Wednesday, May 23, 2012
Wednesday, May 16, 2012
The visit to North Park proved to be quite opposite to the previous adventure at Horton Plaza. In my opinion, the section of North Park we explored optimizes what the main street of a neighborhood should encompass. For one thing there seems to be a tremendous pride in the town. The neighborhoods insignia is plastered everyway, you know that you are in North Park everywhere you go.
Two distinct styles became apparent to me, the tile work on many of the facades, although not exactly the same, the language reads throughout most of the downtown area. The murals and art around the town are incredibly noticeable too. All the street art creates an aura in the town that screams craftsmanship to me. I felt like I was in a creative environment while walking around.
I think what this style does for the neighborhood is create a specific type of community. It becomes a place that thrives on culture, style, and creativity, and draws like minds into the area. You get the sense that information displayed or given in the area isn’t specifically planned or sanctioned, but the residents are ok with that. After some time spent, patterns began to emerge to me as well. I noticed several murals done by the same artist, some more subtle than others, but a consistent mixing of patterns by many artists and craftsmen.
Speaking to our discussion of the readings, and our approach to the design of our display, I think as a group we started at a very good place. The idea of weighted fabric that is easy to move and create different spaces is fantastic. If we can create an adaptable, unique space for gathering and displaying information, that shows off the language we develop, it should be a successful project.
I can’t help but feel that exploring Horton Plaza was good example of what not to do when approaching design. In my opinion the space is not comfortable, terribly hard to navigate, and a mess of styles. When approaching our design for the information display, the language should be clear and speak to a character that we decide, as well as aid in navigating. I found it difficult to find qualities worth taking away amidst all the advertisements and the dizzying maze of pathways.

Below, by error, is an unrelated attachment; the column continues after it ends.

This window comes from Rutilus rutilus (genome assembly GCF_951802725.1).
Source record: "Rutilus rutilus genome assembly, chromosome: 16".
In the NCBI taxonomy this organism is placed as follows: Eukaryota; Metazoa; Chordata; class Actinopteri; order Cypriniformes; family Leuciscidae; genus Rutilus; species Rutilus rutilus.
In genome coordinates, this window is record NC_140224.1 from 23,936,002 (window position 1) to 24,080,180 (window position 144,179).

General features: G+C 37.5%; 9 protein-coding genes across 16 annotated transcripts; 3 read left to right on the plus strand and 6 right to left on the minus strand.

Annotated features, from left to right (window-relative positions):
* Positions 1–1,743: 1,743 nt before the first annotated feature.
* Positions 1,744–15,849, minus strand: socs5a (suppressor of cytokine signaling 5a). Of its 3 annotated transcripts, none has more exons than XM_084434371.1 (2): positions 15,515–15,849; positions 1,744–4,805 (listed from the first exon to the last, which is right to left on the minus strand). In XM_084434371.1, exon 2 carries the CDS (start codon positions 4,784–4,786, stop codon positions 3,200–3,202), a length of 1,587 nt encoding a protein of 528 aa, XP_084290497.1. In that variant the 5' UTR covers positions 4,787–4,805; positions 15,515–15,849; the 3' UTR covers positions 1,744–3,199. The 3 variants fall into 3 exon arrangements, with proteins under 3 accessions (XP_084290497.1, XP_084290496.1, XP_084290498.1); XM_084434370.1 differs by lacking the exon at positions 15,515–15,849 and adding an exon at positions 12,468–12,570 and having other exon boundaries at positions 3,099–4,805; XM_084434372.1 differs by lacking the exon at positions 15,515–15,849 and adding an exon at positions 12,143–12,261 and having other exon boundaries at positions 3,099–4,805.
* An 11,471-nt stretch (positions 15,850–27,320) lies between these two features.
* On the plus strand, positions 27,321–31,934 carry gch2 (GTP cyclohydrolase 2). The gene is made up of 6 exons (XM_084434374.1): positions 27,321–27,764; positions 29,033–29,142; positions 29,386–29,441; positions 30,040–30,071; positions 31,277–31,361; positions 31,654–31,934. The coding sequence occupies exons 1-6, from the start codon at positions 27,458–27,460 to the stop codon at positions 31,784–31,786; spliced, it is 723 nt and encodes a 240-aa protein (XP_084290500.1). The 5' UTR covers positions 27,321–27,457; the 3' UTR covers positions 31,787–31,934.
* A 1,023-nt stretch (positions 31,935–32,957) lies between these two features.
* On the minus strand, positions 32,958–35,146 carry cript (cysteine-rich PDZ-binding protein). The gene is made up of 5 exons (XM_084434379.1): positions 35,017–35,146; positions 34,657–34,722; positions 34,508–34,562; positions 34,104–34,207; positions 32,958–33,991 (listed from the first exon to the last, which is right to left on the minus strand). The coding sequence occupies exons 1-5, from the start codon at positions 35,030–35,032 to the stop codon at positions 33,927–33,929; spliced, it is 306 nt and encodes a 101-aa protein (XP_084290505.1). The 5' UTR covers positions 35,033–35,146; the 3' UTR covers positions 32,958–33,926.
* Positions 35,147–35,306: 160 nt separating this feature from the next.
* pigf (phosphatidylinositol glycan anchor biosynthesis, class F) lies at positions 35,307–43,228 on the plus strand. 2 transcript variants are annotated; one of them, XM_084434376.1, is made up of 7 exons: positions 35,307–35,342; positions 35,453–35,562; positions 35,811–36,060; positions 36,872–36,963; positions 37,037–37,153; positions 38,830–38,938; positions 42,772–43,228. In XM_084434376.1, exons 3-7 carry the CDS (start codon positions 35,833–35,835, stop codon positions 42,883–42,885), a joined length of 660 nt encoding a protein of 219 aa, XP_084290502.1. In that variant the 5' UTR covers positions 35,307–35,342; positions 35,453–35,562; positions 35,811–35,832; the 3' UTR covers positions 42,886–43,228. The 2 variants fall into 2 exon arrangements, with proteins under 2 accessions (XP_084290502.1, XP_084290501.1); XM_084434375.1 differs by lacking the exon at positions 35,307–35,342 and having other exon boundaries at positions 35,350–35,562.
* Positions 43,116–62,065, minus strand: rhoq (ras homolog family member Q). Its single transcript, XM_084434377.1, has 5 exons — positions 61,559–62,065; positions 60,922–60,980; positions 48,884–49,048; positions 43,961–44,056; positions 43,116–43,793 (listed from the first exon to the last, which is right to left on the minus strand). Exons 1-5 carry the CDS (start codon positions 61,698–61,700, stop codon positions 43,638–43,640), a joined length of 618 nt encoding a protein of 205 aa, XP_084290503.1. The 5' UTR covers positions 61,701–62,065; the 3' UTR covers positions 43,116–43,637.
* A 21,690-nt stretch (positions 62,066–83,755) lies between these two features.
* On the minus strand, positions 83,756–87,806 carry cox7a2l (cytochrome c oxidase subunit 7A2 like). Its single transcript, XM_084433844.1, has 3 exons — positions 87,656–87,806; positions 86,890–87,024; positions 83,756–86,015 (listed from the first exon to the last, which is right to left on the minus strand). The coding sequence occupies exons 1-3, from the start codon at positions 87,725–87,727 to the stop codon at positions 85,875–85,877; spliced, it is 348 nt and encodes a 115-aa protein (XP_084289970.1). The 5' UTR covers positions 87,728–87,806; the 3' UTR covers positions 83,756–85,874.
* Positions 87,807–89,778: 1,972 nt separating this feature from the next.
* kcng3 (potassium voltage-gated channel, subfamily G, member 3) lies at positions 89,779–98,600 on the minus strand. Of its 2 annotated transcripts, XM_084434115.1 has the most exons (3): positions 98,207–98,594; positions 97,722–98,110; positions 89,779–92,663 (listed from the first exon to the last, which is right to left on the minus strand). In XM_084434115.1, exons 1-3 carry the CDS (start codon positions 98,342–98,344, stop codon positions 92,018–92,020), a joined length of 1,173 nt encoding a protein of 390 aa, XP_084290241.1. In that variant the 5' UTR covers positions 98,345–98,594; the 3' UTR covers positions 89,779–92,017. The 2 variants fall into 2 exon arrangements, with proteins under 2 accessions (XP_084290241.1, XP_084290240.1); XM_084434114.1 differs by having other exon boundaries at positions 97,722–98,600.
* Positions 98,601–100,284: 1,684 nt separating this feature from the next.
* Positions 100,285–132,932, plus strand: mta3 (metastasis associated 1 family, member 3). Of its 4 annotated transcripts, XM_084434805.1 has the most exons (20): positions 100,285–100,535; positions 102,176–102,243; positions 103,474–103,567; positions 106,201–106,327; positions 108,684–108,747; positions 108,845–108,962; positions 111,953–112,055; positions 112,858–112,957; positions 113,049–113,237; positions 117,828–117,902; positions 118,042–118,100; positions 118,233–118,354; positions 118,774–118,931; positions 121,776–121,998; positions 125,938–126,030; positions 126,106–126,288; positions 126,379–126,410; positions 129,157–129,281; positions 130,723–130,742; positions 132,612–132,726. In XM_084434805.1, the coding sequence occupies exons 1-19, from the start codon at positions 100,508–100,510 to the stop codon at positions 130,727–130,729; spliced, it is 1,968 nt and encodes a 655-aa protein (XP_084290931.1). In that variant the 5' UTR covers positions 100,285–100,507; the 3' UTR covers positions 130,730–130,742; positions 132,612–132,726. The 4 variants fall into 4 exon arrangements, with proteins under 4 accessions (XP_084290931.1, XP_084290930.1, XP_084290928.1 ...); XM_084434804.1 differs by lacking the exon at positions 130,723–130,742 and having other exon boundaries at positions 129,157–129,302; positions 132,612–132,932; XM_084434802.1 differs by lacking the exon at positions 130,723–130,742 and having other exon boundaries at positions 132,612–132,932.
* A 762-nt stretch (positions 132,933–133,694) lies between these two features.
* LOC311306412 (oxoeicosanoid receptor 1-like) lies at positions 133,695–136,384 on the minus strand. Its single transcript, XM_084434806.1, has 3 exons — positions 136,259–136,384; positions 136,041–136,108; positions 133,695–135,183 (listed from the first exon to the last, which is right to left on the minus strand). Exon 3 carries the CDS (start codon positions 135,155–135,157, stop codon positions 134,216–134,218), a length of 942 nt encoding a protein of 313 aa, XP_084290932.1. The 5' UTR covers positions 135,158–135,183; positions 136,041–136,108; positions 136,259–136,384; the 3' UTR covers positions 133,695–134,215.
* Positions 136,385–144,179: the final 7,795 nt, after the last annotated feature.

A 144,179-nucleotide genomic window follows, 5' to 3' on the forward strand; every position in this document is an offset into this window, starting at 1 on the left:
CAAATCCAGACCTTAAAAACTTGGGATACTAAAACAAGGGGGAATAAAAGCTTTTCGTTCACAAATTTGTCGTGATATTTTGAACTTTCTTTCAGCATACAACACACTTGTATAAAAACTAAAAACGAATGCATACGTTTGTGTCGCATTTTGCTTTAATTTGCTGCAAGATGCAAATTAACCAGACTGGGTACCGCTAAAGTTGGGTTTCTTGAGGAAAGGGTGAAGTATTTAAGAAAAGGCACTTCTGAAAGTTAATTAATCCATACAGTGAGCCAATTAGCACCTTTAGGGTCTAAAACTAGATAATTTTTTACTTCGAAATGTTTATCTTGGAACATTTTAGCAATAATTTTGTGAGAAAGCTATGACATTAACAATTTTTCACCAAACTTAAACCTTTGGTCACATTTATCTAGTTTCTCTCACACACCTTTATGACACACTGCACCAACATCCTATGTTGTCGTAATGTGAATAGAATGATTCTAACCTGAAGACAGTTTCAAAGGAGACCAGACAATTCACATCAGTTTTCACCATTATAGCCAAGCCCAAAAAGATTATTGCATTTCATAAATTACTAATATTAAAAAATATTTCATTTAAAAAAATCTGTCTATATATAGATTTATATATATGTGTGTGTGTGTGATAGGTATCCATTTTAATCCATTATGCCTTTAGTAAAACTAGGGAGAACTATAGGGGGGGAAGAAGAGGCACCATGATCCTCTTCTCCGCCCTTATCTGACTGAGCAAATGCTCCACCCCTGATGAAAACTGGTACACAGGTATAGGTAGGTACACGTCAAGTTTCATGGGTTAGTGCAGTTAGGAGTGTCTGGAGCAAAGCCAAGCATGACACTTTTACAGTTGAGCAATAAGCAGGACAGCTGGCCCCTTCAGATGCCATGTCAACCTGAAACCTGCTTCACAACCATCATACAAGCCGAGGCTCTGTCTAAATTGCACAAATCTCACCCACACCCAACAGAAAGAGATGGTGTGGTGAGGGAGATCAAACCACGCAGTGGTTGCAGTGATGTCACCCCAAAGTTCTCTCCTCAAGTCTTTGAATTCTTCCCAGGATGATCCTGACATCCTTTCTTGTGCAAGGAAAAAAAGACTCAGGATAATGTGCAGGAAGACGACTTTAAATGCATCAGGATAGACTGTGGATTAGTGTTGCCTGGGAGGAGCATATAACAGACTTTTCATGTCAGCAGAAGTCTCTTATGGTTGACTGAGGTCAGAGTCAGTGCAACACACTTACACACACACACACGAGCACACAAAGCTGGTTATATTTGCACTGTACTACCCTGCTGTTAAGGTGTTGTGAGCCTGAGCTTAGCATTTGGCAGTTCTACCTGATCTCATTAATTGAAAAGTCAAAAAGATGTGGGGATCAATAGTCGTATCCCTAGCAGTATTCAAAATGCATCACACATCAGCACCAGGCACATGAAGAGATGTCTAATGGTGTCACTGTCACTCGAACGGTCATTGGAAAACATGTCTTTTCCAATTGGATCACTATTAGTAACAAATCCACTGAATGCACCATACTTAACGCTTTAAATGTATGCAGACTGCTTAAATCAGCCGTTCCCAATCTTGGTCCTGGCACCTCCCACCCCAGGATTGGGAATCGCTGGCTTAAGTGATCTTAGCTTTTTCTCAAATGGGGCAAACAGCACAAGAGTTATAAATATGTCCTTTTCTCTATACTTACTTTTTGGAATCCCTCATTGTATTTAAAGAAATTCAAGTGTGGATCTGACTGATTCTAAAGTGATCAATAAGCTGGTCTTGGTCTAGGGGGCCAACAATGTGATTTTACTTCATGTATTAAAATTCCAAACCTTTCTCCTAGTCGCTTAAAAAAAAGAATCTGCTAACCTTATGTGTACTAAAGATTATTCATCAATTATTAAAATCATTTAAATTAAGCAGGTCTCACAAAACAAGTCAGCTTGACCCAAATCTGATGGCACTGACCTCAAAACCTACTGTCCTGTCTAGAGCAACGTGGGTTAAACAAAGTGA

What really stuck out to me was the juxtaposition of style. Much of the buildings were painted and treated like post modern structures, yet the main clock and lamps have an art-deco style, and I’m not even sure how to classify the obelisk. Then when you get to the food court it becomes a free for all with each store attempting create their own environment.
As for information displays I did find of few interesting moments. I thought some of the display/store units riddled throughout the mall provided some insight. In one small box, information about the product, and at the same time contained the product, and mitigated the sales of the items as well. Some other things I noticed were information put on the ground. Just outside the mall a manhole cover have the Gaslamp Quarter logo on it, signifying the neighborhood you were in. There were strips of tape along walkways in the mall to signify changes in the floor height, and there were advertisements on the ground as well.
I also found it interesting that people tended to gather in the space that we met as a class, by the chessboards. I believe that when interactive elements are provided then people naturally gravitate towards the opportunities provided. That one space seemed to be the only spot in the entire mall people decided to stop and gather other than in the stores they were visiting.
A few of the displays I mentioned before, but another place I visited recently is worth mentioning. The memorial on top of Mt. Soledad is a beautiful place for people to gather, along with displaying the information of soldiers.